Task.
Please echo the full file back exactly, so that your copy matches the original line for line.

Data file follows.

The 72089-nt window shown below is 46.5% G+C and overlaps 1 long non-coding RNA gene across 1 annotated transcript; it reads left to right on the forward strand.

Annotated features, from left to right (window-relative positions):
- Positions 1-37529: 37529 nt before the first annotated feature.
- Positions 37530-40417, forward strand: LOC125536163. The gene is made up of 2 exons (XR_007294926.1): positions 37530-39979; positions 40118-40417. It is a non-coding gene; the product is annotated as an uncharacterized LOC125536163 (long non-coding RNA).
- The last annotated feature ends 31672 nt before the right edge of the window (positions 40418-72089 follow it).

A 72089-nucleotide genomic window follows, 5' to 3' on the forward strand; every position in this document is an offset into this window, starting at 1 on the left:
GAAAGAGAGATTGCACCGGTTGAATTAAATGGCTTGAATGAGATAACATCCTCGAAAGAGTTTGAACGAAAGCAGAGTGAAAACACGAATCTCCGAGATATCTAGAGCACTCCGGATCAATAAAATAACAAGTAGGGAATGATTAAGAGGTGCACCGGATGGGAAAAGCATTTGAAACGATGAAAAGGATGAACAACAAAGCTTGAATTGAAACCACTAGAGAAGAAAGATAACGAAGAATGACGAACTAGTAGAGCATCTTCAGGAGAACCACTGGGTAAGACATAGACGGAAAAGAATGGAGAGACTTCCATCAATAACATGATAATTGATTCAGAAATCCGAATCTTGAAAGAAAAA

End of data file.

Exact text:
The 72089-nt window shown below is 46.5% G+C and overlaps 1 long non-coding RNA gene across 1 annotated transcript; it reads left to right on the forward strand.

Annotated features, from left to right (window-relative positions):
- Positions 1-37529: 37529 nt before the first annotated feature.
- Positions 37530-40417, forward strand: LOC125536163. The gene is made up of 2 exons (XR_007294926.1): positions 37530-39979; positions 40118-40417. It is a non-coding gene; the product is annotated as an uncharacterized LOC125536163 (long non-coding RNA).
- The last annotated feature ends 31672 nt before the right edge of the window (positions 40418-72089 follow it).

A 72089-nucleotide genomic window follows, 5' to 3' on the forward strand; every position in this document is an offset into this window, starting at 1 on the left:
GAAAGAGAGATTGCACCGGTTGAATTAAATGGCTTGAATGAGATAACATCCTCGAAAGAGTTTGAACGAAAGCAGAGTGAAAACACGAATCTCCGAGATATCTAGAGCACTCCGGATCAATAAAATAACAAGTAGGGAATGATTAAGAGGTGCACCGGATGGGAAAAGCATTTGAAACGATGAAAAGGATGAACAACAAAGCTTGAATTGAAACCACTAGAGAAGAAAGATAACGAAGAATGACGAACTAGTAGAGCATCTTCAGGAGAACCACTGGGTAAGACATAGACGGAAAAGAATGGAGAGACTTCCATCAATAACATGATAATTGATTCAGAAATCCGAATCTTGAAAGAAAAA